I don’t have anything terribly deep to say on the subject; what I knew about Iranian politics a week ago would have made about one medium-sized paragraph, and that was it. But I’ve been following the news since the election, and want to download some of these thoughts out of my head.
I still don’t know that much about Mousavi’s politics. I know enough to suspect that, if you were to park him in front of me and say, are you happy with the idea of this guy running Iran, I’d say no. He may be the reform candidate, but that doesn’t make him the Persian Obama. On the other hand, 1) he isn’t crazy like Ahmadinejad, 2) he favors a policy of actually talking to the West/America, and 3) he’s the guy whom the Iranians appear to have voted for, so I support the guy. I’ve also seen several analysts (by which I mean “people who have proved they know their head from their ass when it comes to Iranian politics,” not “random talking heads on TV”) say Mousavi could be to the Islamic Republic what Gorbachev was to the Soviet Union, which from an American perspective sounds positive; at the very least, his leadership could encourage the general trend of reform and relaxation in Iran, away from the hard line Ahmadinejad preaches. I’m in favor of that.
The most fascinating thing to me has been the tenor of the protests, and even the crackdown against them: remarkably non-violent. It’s hard to say that when there are reports of deaths, when the basij are clubbing people in the streets and preventing them from going to hospitals or vanishing them into prisons . . . but nobody seems to have opened up machine guns on the crowds. A lot of the analysts I’ve been reading have talked about the reasons why Khameini et al. haven’t done that, and it isn’t out of the goodness of their hearts, but however cynical and political the reason, I’m glad.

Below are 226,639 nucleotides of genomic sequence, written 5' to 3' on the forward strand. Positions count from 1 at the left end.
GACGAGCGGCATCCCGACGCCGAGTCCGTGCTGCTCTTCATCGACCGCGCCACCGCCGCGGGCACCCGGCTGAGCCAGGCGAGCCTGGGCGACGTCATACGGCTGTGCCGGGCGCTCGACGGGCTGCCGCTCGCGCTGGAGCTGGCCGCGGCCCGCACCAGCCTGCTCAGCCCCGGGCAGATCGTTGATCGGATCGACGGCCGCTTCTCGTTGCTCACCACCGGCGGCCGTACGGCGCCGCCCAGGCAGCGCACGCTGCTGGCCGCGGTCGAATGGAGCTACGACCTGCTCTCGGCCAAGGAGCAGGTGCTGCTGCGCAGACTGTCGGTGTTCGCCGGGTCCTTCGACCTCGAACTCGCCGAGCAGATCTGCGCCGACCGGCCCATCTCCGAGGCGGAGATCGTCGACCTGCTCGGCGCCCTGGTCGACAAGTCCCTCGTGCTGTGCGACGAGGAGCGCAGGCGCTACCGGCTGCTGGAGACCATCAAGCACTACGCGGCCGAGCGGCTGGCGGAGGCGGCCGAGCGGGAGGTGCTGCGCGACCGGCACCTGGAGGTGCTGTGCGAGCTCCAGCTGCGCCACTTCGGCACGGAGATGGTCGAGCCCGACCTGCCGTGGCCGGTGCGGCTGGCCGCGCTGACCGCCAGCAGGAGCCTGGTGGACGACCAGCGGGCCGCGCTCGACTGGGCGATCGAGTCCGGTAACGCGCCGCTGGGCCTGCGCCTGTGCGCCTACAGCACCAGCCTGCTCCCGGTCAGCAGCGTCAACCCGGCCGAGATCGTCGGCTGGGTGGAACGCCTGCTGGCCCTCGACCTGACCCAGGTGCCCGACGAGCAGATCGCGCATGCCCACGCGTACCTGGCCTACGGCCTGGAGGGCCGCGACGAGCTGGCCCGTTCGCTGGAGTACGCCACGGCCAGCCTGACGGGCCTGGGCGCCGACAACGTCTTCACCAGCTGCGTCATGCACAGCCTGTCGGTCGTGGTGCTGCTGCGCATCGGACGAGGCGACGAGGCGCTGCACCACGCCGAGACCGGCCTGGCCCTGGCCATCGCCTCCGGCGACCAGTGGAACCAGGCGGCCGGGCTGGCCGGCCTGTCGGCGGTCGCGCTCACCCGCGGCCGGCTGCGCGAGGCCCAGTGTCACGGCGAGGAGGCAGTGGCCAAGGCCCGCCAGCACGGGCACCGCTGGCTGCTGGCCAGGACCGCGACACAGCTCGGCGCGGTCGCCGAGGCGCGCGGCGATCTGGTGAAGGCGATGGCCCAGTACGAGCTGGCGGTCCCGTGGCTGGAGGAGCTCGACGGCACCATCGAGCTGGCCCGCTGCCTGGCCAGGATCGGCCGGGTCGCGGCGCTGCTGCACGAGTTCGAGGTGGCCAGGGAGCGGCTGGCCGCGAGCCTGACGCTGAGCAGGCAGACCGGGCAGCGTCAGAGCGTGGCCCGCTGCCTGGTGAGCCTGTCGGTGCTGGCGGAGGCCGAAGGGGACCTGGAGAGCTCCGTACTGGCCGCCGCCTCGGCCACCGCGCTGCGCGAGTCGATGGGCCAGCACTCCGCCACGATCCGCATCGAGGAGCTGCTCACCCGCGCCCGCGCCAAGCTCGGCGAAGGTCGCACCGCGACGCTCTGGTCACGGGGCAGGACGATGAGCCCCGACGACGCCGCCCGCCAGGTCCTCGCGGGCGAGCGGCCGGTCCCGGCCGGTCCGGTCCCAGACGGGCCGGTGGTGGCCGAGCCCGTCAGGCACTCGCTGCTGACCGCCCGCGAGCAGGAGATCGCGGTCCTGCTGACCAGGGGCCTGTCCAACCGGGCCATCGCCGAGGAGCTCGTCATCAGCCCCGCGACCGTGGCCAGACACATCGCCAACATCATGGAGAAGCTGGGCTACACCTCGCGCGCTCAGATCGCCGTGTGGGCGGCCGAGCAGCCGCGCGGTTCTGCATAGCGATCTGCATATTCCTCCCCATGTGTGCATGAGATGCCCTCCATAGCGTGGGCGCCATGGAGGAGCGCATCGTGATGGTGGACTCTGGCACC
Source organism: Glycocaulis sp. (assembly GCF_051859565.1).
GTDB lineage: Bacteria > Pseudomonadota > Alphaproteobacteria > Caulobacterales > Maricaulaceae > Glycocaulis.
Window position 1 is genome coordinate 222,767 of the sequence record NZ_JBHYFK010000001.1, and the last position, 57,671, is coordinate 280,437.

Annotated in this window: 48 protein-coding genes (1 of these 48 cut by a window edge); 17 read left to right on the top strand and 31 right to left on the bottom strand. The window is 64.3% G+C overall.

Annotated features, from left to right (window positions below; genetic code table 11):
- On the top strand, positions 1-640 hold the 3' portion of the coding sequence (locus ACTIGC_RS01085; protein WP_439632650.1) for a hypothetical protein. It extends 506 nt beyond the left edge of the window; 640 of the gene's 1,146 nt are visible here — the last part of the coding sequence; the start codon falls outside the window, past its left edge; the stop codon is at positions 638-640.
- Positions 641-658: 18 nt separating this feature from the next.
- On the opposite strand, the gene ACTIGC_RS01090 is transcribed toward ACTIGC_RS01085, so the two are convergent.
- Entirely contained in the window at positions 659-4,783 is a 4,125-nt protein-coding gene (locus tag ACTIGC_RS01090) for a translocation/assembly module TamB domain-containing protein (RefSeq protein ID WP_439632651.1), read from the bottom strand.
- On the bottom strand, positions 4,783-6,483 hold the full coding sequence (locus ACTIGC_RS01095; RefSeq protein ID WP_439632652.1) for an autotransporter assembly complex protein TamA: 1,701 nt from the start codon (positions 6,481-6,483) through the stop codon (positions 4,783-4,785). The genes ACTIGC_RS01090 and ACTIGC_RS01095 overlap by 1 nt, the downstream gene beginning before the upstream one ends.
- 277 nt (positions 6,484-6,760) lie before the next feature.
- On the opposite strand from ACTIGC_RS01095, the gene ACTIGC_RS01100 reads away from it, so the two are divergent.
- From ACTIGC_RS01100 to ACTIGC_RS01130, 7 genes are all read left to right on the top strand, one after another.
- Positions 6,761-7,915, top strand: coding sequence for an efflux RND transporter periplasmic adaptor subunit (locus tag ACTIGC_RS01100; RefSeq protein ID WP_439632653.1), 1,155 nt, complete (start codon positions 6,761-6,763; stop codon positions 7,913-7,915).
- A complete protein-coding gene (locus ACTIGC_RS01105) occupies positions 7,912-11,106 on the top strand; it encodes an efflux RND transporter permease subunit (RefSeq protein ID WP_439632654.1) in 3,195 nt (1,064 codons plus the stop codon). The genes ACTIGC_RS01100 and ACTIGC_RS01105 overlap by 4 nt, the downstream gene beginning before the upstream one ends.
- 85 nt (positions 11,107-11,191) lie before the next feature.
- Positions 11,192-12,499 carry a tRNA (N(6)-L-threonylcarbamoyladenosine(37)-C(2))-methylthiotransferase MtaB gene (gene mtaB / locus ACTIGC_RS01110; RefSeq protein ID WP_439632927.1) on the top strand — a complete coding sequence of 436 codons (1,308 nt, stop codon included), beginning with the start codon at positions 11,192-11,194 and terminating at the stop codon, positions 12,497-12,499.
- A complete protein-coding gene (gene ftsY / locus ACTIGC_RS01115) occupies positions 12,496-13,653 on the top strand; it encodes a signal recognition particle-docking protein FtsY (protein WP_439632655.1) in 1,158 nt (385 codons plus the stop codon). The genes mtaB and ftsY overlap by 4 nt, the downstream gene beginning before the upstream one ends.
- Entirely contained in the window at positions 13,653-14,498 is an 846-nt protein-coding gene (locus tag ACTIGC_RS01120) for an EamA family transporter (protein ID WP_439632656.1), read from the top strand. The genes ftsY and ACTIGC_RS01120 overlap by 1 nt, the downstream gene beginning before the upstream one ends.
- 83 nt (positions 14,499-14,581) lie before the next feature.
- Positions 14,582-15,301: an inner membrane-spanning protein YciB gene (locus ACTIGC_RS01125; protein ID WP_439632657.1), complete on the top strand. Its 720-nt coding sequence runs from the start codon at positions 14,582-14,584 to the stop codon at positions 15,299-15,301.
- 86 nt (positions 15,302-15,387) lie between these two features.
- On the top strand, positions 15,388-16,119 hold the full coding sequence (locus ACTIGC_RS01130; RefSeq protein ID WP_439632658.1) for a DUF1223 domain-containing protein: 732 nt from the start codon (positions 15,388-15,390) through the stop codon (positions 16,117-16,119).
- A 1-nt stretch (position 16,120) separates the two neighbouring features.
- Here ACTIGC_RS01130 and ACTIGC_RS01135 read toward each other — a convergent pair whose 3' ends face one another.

I’m even more glad that Mousavi’s supporters haven’t resorted to mass violence. It’s a smart one: by marching peacefully, by chanting “Allaho akbar” or walking in total silence, they help negate the hardliners’ best weapon, which is to paint them as pro-Western, anti-Muslim enemies of the Islamic Republic. The pictures I see are of masses of green-wearing humanity as far as the eye can see — not people throwing Molotov cocktails through the windows of businesses. It might yet come to that; it depends on how things go. But they’re holding fast to the peaceful approach, while they can.
The image that has stuck with me the most actually comes from a video I saw. You may know this one; it’s been in many places. It shows one of the riot police, without his helmet or shield, looking as if he’s taken a blow to the head, in the hands of Mousavi’s supporters. I don’t speak any Farsi, so I can’t tell what the shouts from the street are — whether they’re hostile or not — but Mousavi’s people look like they’re sheltering the guy as they lead him off the street and onto the steps of some building, where they sit him down, give him water, clean the wound on his head.
I want to be on the side of those people. I want to support the ones who will take in a guy who might have been their enemy just a moment ago, lead him out of the way of potential harm, and take care of him.
Unfortunately, I can’t do much to support them from here. I’m glad the U.S. hasn’t gone barging in there, trying to throw its weight around; thank whatever God you believe in (or none at all) that we’ve got a more cautious administration now. Given the circumstances, American support is not what Mousavi needs. The real support has been civilian, and subtle: setting up proxies, so Iranians can get information out to the rest of the world. Twitter, rescheduling its planned maintenance so it’s in the middle of the U.S. working day rather than the Iranian one. Etc. I can’t do that kind of thing, either; I lack the know-how.
But I can watch, and I can hope, and I can root for the guys who give a captured riot policeman a drink of water.